sneezed on and which are, therefore, contaminated with the virus. Current information suggests the virus may survive a few hours. Simple household disinfectants can kill the virus.
Covid-19 – Symptoms – a cough
shortness of breath
breathing difficulties – fever (high temperature)
Covid-19 – Treatment While there is no specific treatment for the virus many of the symptoms can be treated. If you or your child get the virus, your healthcare professional will advise treatment based on your symptoms.
Close contact Close contact, as defined by the World Health Organization (WHO), involves either face to face contact or spending more than 15 minutes within 2 metres of an infected person. The risk of transmission through casual contact, e.g. passing by on the street or in a shop, is low.
Close contact – advice for parents, siblings, housemates, workmates People who share living or work space with individuals classified as a close contact of a confirmed case should carry on their daily routines as normal – these individuals have not themselves had close contact with a confirmed case.
Contact Tracing In the event of a confirmed case, a clinician will speak to the patient to gather details of places they visited and the people they’ve been in contact with since they became unwell or, in the case of international travellers, since they arrived in Ireland. This will provide a detailed picture of the people we need to contact, such as family members, colleagues or fellow travellers.
This list of people will be contacted with instruction and advice on what to do if they become symptomatic.
If a member of the contact list becomes symptomatic, we isolate and test this individual and provide treatment, if confirmed.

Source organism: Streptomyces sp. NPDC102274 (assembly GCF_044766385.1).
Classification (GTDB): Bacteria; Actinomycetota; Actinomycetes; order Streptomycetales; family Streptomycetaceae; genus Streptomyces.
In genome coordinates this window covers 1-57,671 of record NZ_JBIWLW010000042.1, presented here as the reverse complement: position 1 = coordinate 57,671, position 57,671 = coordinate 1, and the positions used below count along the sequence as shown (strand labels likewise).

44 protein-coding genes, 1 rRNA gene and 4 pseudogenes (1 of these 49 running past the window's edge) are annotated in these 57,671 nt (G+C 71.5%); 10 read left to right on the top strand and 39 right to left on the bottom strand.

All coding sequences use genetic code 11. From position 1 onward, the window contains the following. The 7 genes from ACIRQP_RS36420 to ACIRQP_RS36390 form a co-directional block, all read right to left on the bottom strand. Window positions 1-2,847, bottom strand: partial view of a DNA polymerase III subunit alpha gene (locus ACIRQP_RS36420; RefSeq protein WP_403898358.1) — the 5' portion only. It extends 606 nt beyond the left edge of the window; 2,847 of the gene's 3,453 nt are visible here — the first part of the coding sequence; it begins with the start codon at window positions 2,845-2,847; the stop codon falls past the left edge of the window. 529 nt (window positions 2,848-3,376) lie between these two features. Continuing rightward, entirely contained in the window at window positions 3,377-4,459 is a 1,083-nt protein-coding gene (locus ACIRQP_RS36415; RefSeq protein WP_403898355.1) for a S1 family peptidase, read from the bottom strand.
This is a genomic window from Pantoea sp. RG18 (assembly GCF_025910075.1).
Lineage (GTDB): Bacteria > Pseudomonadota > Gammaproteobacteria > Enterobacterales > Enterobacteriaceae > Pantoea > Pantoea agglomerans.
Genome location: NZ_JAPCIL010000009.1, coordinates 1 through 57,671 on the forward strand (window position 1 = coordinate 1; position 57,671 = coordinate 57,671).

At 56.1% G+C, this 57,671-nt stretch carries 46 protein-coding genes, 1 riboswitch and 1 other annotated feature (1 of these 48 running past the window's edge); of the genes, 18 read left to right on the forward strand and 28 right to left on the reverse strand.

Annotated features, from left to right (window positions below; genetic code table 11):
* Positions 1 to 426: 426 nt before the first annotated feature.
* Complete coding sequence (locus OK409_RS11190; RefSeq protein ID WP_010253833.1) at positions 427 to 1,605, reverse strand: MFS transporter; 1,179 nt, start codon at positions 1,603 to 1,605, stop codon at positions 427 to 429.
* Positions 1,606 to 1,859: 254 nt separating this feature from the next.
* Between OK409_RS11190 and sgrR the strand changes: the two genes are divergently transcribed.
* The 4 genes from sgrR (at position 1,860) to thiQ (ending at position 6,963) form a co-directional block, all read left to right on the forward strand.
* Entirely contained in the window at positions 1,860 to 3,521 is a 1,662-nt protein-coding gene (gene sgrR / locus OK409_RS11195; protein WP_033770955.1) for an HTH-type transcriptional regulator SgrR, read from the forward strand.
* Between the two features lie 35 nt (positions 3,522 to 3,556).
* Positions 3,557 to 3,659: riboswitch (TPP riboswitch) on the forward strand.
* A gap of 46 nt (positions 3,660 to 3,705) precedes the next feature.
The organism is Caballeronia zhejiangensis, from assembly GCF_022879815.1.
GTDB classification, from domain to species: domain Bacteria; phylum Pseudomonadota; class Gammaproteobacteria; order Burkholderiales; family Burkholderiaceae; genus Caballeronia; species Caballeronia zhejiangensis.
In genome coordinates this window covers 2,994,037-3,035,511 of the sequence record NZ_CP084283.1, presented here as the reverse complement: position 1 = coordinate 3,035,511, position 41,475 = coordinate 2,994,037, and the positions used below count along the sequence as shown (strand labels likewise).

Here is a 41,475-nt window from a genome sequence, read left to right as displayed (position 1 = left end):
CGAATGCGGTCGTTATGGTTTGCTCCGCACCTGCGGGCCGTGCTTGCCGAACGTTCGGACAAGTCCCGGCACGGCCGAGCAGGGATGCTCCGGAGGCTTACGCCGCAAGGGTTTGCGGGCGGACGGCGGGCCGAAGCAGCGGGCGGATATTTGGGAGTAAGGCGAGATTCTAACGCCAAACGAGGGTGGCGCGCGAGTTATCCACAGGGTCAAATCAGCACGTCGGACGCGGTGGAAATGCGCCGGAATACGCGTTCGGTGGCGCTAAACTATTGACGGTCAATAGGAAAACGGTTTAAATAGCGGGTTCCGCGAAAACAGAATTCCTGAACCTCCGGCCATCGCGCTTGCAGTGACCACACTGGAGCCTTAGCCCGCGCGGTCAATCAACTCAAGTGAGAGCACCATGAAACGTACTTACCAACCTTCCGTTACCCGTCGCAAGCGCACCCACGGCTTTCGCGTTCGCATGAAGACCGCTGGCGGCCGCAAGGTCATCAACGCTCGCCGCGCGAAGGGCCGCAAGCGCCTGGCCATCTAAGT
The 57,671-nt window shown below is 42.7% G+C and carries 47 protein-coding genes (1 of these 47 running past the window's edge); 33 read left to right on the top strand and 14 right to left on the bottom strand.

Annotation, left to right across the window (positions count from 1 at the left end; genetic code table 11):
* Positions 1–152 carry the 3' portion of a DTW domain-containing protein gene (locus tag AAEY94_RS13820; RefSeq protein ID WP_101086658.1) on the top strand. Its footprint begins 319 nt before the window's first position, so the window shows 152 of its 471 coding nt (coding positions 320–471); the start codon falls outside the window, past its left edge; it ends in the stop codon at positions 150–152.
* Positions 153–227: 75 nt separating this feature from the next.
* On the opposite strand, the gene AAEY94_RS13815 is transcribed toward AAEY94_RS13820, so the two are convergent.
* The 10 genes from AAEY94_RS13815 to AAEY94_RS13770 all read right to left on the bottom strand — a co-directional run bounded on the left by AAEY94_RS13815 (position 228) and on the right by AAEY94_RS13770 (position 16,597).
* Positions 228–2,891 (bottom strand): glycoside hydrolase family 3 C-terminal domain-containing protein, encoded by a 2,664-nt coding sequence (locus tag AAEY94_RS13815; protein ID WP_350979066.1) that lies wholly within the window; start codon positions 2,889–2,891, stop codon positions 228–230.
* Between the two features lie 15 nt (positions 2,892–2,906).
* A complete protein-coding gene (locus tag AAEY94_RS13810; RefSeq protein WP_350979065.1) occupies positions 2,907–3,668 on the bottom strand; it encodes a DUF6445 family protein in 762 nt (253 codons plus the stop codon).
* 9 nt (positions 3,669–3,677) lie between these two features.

NB: A close contact involves either face to face contact or spending more than 15 minutes within 2 metres of an infected person. We do not contact trace persons that may have passed by on the street or in a shop. The risk of contact in that instance is very low.
Patient confidentiality The Department of Health recognises and appreciates the public’s need and desire for reliable information and is committed to providing clear, accurate and up-to-date information on Covid-19, so that the public can take appropriate personal preventative measures, such as those described on the HSE website.
It is equally important to balance this commitment to clarity and transparency against the obligation to protect individuals from potential stigmatisation and discrimination. This is achieved by respecting individual privacy as far as possible, while ensuring that all necessary information directly relevant to the public good is shared in a timely manner.
It is in the public interest not to disclose personal information which could negatively impact upon a person’s willingness to disclose symptoms suggestive of Covid-19.
Restricted Movement Individuals who have had close contact with a confirmed case of Covid-19 are asked to restrict their movements for 14 days, the incubation period of the virus. These people are deemed to be well, however public health officials will follow up with them on a daily basis, and in the event that they develop symptoms, they will be tested.
Restricted movement means avoiding crowded settings and large gatherings, for example concerts and sporting events.